The Plant Leg
While lead leg blocking is the term used for the leading leg in the pitching motion, its concepts can also be translated to hitting. The idea is that in the beginning of the pitching motion, force is generated by the lower half and is directed horizontally toward home plate. To convert this energy up through the torso and eventually the throwing arm, the lead leg must be able to plant and transfer the lateral momentum superiorly. Evidence shows that velocity correlates better with lead leg force actually than rear-leg force. This hypothesis can also be applied to the swing as there is also horizontally force generated by the plant leg. The practical implication for this data is to be sure to incorporate single-leg strengthening exercises such as Bulgarian split squats, Romanian Dead Lifts, lunges, or step ups.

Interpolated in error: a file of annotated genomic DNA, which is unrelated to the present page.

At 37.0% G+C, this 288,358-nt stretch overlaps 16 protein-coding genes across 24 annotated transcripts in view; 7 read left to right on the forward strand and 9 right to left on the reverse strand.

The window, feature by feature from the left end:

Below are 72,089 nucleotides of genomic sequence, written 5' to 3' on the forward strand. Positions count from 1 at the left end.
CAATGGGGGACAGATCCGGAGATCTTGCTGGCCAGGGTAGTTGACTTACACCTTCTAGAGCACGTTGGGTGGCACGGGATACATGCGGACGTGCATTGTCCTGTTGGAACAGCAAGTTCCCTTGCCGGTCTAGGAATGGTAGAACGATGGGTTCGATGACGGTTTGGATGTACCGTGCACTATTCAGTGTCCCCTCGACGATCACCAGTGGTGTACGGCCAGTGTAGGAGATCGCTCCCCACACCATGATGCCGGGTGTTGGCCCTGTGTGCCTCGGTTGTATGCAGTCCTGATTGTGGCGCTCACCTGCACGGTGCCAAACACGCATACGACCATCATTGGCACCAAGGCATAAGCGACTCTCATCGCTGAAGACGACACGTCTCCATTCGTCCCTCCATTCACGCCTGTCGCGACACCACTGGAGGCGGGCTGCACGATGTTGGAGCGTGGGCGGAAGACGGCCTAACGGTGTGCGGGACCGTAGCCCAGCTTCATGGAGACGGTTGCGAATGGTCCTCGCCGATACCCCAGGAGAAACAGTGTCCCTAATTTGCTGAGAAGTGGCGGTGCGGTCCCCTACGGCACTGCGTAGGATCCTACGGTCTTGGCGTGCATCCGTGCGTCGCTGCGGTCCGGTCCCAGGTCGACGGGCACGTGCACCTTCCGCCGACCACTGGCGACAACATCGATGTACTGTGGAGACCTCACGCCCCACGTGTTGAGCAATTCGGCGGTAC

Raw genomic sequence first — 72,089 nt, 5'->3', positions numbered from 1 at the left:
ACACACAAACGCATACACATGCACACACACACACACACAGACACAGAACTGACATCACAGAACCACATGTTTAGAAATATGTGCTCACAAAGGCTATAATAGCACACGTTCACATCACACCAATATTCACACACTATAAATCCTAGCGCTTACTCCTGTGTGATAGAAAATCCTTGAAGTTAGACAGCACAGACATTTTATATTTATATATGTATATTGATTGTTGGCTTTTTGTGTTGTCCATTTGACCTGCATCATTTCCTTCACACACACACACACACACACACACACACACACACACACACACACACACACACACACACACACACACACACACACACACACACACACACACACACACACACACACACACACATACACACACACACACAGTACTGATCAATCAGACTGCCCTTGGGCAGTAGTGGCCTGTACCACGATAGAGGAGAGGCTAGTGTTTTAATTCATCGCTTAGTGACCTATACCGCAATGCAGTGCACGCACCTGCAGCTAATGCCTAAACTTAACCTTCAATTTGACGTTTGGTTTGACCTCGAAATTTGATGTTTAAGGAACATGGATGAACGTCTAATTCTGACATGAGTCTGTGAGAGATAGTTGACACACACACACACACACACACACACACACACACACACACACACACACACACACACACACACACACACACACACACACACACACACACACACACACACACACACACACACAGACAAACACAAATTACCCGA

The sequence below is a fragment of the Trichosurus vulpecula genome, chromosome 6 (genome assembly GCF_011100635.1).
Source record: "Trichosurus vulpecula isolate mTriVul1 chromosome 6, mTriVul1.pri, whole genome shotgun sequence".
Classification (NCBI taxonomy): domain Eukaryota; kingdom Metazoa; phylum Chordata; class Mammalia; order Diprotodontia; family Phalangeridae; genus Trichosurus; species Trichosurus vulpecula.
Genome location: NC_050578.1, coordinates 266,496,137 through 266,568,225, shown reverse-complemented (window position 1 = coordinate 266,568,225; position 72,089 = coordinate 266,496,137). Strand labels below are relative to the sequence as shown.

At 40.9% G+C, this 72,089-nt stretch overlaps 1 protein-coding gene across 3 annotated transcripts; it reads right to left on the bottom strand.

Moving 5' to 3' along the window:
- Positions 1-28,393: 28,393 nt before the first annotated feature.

Strong lead leg blocking accompanied by adequate thoracic rotation and transverse plane hip motion and strength will result in increased power production and increased exit and throwing velocities. Before starting a new training regimen, it is essential to be properly screened and assessed to find any underlying deficits in motion, strength, or control. A sports physical therapist, with keen knowledge of baseball, is the perfect movement specialist to consult with to mitigate injury risk while developing a comprehensive training plan – whether you are getting ready for the upcoming season or looking to keep peak performance throughout the long baseball season. Once cleared to implement a new, comprehensive regimen, the strength training principle of progressive overload is paramount to increase strength. Aim to increase load or volume each week in your training to ensure optimal strength gains.